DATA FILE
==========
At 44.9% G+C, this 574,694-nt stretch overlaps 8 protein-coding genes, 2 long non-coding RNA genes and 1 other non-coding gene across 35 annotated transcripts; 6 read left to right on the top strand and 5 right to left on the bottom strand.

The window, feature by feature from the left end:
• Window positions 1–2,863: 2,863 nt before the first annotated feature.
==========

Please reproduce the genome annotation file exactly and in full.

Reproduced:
At 44.9% G+C, this 574,694-nt stretch overlaps 8 protein-coding genes, 2 long non-coding RNA genes and 1 other non-coding gene across 35 annotated transcripts; 6 read left to right on the top strand and 5 right to left on the bottom strand.

The window, feature by feature from the left end:
• Window positions 1–2,863: 2,863 nt before the first annotated feature.